- Like means similar or nearly the same.
An example of like is white as compared to off-white.
- The definition of a like is a preference or something that one enjoys.
An example of like is Merlot to a wine lover.
- Like is defined as to enjoy or agree with something.
An example of like is to favor chocolate ice cream.
This boy likes his ice cream.
- having almost or exactly the same qualities, characteristics, etc.; similar; equal: a cup of sugar and a like amount of flour
- Rare alike
- Dialectal likely
Origin of likeMiddle English lik, aphetic for ilik ; from Old English gelic, similar, equal, literally , of the same form or shape, akin to German gleich ; from Proto-Germanic an unverified form galīka- ; from an unverified form ga-, prefix of uncertain meaning + an unverified form līka, body, (ON līk, Gothic leik, Old English lic): for Indo-European base see lich
- similar to; somewhat resembling: she is like a bird
- in a manner characteristic of; similarly to: she sings like a bird
- in accord with the nature of; characteristic of: it's not like her to sleep late
- in the mood for; desirous of: to feel like sleeping
- indicative or prophetic of: that sounds like fun; it looks like a clear day tomorrow
- as for example: great dramatists like Sophocles and Shakespeare
- in the way that; as: it was just like you said
- as if: it looks like he is late
the like of
intransitive verbliked, liking
- Obsolete to please
- to be so inclined; choose: leave whenever you like
Origin of likeMiddle English liken ; from Old English lician (akin to Gothic leikan) ; from base of lic, body, form (see like): sense development: to be of like form—be like—be suited to—be pleasing to
- to have a taste or fondness for; be pleased with; have a preference for; enjoy
- to want or wish: I would like to see him
- Informal to favor and support as the probable winner: I like Cleveland in the Series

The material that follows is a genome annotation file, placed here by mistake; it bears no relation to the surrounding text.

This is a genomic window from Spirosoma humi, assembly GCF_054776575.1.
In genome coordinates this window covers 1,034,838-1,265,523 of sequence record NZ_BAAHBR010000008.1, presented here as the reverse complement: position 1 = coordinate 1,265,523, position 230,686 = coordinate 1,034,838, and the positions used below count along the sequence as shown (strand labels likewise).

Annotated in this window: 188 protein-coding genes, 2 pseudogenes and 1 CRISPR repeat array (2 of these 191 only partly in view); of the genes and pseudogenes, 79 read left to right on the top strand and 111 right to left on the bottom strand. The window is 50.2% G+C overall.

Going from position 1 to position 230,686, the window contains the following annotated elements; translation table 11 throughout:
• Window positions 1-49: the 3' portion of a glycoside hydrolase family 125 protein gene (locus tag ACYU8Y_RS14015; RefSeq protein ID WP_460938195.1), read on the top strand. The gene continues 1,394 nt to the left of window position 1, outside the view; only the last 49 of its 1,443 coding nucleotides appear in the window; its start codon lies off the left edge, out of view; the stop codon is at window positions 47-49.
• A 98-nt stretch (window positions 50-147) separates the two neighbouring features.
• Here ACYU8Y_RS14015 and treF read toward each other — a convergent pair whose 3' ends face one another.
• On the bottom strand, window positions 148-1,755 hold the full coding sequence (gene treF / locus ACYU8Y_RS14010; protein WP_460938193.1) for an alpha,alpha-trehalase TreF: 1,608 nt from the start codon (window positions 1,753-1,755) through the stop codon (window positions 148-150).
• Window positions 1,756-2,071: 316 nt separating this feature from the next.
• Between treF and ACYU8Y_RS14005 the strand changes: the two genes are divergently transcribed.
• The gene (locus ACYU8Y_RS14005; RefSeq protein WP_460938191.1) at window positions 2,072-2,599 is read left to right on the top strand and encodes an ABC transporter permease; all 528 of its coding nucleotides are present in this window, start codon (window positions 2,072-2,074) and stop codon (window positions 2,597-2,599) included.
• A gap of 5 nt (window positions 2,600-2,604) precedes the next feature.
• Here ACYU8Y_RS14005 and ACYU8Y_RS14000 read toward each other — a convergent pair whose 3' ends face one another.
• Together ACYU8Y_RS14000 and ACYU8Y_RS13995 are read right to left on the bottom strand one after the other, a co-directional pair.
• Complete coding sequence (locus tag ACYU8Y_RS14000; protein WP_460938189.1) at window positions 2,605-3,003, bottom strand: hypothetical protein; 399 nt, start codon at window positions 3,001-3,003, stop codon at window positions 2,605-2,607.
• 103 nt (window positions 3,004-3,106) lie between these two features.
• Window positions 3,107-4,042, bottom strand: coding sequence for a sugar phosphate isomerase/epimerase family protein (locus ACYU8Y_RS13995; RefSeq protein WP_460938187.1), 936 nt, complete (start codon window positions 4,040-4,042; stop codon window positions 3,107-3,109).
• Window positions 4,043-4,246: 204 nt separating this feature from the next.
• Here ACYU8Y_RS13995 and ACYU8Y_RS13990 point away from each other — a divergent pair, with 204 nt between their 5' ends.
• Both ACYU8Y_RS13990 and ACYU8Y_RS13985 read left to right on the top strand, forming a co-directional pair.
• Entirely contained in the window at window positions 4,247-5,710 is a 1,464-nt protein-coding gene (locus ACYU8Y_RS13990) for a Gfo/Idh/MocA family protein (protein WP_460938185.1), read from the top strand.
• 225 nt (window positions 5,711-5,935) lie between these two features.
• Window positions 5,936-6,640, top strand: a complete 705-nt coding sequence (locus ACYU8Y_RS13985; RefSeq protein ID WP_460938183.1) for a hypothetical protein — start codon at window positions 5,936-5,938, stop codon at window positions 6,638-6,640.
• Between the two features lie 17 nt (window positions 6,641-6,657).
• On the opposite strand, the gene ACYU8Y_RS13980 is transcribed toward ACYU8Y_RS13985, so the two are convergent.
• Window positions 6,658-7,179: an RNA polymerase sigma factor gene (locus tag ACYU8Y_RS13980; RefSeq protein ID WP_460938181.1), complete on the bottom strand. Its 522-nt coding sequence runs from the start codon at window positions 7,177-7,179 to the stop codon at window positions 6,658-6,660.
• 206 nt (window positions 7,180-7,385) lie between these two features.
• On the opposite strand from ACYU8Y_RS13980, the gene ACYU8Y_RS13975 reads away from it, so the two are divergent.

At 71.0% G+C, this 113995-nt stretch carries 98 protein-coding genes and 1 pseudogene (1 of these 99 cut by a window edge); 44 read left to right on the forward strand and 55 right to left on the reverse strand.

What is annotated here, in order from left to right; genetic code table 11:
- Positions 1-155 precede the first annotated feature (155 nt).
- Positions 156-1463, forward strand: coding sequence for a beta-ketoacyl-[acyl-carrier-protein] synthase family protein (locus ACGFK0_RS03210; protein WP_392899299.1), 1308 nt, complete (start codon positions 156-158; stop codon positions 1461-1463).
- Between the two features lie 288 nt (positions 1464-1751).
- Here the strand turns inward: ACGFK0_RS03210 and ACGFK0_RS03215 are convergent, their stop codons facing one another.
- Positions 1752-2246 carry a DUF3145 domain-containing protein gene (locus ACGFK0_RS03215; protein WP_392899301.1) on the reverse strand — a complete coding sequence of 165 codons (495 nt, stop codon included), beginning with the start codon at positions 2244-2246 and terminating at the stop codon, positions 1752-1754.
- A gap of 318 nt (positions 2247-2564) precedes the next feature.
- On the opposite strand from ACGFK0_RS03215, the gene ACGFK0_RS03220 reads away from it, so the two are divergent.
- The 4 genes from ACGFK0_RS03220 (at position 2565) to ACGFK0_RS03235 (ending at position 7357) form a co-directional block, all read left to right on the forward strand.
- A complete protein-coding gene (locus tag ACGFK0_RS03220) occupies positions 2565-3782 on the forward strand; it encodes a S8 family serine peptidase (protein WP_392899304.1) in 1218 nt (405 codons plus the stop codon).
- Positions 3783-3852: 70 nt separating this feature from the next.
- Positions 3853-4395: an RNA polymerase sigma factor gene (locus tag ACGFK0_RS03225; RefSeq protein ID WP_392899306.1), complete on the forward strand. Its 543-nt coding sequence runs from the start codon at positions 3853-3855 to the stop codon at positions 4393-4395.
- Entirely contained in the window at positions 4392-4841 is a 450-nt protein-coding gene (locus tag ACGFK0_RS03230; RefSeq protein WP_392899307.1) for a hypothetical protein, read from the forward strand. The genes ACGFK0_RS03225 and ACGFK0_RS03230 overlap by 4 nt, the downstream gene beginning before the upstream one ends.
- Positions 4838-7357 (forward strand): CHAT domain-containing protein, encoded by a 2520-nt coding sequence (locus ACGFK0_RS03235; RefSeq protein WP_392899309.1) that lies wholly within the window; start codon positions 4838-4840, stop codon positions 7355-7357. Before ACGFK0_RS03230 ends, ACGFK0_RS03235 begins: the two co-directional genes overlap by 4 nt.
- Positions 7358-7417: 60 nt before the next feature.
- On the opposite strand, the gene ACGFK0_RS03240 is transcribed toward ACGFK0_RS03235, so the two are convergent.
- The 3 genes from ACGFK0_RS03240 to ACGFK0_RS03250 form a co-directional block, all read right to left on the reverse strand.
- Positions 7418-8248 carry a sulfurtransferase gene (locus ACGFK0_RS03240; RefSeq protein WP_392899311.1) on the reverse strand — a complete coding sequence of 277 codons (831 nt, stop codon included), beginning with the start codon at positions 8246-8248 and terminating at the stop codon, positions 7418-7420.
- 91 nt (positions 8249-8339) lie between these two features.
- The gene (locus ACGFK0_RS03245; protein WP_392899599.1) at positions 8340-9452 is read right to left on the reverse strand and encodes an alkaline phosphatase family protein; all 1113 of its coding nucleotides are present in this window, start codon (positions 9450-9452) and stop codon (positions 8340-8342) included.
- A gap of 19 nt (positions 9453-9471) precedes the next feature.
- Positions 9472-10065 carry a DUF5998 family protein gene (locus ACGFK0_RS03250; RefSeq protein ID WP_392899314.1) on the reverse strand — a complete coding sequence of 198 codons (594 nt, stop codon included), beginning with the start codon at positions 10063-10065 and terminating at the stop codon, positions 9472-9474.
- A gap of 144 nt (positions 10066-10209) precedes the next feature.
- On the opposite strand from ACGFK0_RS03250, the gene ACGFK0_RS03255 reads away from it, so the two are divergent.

more like it
- like, characteristic of, suitable for: doglike, manlike, homelike
- in the manner of: coward-like
Origin of -like; from like
verbliked liked, lik·ing, likes
- To find pleasant or attractive; enjoy: Do you like ice cream? I like your style.
- a. To want to have: I would like some coffee.b. To prefer: How would you like your coffee—with sugar or without?
- To feel about; regard: How do you like these new theater seats?
- To believe or predict that (a certain competitor) will win a contest: Which team do you like in tonight's game?
- To perform well under (a given condition) or using (a given feature): This car does not like cold weather. The engine does not like enriched fuel.
- Archaic To be pleasing to.
- To have an inclination or a preference: If you like, we can meet you there.
- Scots To be pleased.
Origin of likeMiddle English liken, from Old English līcian, to please; see līk- in Indo-European roots.
- Possessing the characteristics of; resembling closely; similar to: Your house is like mine.
- a. In the typical manner of: It's not like you to take offense.b. In the same way as: lived like royalty.
- Inclined or disposed to: felt like running away.
- As if the probability exists for: looks like a bad year for farmers.
- Such as; for example: saved things like old newspapers and pieces of string.
- In the manner of being; as if. Used as an intensifier of action: worked like hell; ran like crazy.
- Informal Probably; likely: Like as not she'll change her mind.
- Nearly; approximately: The price is more like 1,000 dollars.
- Nonstandard Used to provide emphasis or to focus attention on something: Let's like talk about this for a minute. It's like so crowded you can't move.